Last month, we were fortunate to have personal finance coach Jillian Todd on our webinar about financial empowerment. Todd is a personal finance coach for creative women specializing in helping people get money confident — that is, to save money, get out of debt, and change their lives for the better. We had the chance to sit down with her after the webinar to learn more.
Q: Can you tell us about your career so far, and what got you into this work?
A: After studying corporate finance and accounting at the University of Georgia, I started a small bookkeeping business focused on helping entrepreneurs really build wealth in their businesses. Eventually, I found myself teaching others in my spare time to manage their own personal finances as well.
Today, I focus on giving women the tools and strategies they need to achieve the next level of wealth and create a greater impact in their communities, both by managing their business and personal finances.
Q: How do you feel emotions and money are different for women vs men?
A: Women are taught we’re irresponsible with money, that when you’re young your family takes care of you and when you grow up men will take care of you. This kind of thinking being ingrained in us from such a young age, it can make women feel disempowered with money. We don’t take it seriously. Money and finance has always been for men and the rest of us are left to figure it out on our own.
Q: Looking at it intersectionality, how is it different for women of color?
A: As a POC, it’s not seeing [wealth] in our communities. You see your parents struggling, you yourself might do a little better and not need to live paycheck to paycheck, but you don’t see what is past that. Your head is in the sand, you pray the end of the month comes and hope that you still have money, but there’s no long term plan, no planning for retirement, your kids’ college, etc. You’re constantly waiting for the other shoe to drop.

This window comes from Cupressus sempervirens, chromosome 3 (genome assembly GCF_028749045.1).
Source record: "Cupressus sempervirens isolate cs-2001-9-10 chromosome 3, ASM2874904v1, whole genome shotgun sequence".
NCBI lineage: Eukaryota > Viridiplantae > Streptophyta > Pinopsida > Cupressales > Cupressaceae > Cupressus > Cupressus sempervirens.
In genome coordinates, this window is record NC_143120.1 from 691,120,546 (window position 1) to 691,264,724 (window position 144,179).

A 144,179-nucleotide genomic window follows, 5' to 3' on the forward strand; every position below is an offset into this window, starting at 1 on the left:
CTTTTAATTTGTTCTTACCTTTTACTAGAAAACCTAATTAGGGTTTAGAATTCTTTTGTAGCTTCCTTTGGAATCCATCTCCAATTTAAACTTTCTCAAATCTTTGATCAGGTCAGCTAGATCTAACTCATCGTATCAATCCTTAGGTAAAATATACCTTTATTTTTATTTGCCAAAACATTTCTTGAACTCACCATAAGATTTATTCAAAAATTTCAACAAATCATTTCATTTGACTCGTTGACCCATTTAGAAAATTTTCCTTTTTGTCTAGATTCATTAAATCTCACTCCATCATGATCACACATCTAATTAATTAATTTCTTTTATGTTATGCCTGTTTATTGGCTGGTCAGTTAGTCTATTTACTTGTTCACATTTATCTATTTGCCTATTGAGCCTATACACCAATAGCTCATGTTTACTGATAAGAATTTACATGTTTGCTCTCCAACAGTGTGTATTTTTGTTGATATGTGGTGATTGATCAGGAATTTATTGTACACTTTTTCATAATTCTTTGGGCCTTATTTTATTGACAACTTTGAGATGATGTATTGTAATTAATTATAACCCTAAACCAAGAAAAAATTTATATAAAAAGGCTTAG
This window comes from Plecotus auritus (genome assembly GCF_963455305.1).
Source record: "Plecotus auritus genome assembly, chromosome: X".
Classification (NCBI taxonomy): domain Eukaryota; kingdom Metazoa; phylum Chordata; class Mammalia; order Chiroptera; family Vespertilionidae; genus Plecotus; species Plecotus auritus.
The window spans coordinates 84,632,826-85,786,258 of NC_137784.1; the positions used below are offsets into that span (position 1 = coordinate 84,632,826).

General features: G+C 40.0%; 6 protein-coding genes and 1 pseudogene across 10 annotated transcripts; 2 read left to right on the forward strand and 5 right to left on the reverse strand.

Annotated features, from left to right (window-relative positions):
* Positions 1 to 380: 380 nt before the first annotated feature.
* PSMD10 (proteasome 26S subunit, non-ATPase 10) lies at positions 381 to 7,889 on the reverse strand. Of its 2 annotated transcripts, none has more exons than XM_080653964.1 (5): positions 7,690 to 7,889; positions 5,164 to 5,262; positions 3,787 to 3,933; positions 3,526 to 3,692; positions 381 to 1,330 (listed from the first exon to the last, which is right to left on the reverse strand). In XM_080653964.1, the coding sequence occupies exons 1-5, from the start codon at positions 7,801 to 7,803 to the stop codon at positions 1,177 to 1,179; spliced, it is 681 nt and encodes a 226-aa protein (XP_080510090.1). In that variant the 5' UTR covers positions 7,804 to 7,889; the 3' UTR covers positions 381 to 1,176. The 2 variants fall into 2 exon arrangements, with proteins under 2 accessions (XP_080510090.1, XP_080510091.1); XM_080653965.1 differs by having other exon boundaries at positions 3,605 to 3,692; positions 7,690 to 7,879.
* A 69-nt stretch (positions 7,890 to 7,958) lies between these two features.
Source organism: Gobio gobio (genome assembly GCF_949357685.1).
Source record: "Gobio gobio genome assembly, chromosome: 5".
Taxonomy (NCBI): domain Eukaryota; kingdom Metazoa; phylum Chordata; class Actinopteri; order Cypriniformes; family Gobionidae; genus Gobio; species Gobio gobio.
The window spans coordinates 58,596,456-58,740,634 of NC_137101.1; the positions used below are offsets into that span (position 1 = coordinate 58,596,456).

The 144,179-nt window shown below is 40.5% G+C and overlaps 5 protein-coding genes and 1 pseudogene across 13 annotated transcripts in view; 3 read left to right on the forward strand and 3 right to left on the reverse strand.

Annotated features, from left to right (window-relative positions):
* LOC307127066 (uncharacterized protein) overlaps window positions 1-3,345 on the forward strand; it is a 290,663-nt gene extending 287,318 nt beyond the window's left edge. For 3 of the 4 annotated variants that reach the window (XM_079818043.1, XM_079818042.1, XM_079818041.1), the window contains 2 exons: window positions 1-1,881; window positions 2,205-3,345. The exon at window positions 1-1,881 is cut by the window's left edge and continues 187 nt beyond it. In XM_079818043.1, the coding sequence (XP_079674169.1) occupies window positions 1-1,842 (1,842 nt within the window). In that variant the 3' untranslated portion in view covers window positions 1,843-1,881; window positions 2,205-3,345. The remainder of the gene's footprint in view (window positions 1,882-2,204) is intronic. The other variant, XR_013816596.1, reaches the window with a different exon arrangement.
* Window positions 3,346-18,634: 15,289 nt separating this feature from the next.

Q: When it comes to saving and investing what do you feel women struggle with the most?
A: I think women see their parents struggle and then hoard their own money, sitting on piles of cash. They’re afraid they’ll “invest wrong.” They feel guilt in investing in themselves, investing in the now. They do not feel empowered to make decisions for themselves financially.
Q: If you could give one piece of advice to people who are just starting out on their journey to financial independence, what would it be?
A: I would say to focus on one thing!
Stop trying to do it all at once. Most try to save the money, pay off the debt, build their business, start investing, and save for their kids’ future all at the same time. This leads to a whole lot of stress and overwhelm that’s honestly not even necessary.
Instead, focus on a small but exciting goal to focus on first, and forget about the rest! It’s not about doing all the things perfectly, but figuring out how to do one thing well.
Once you’ve built a habit and momentum around your one thing, feel free to add on. But until you have momentum, give yourself grace and the space to take it one step at a time.
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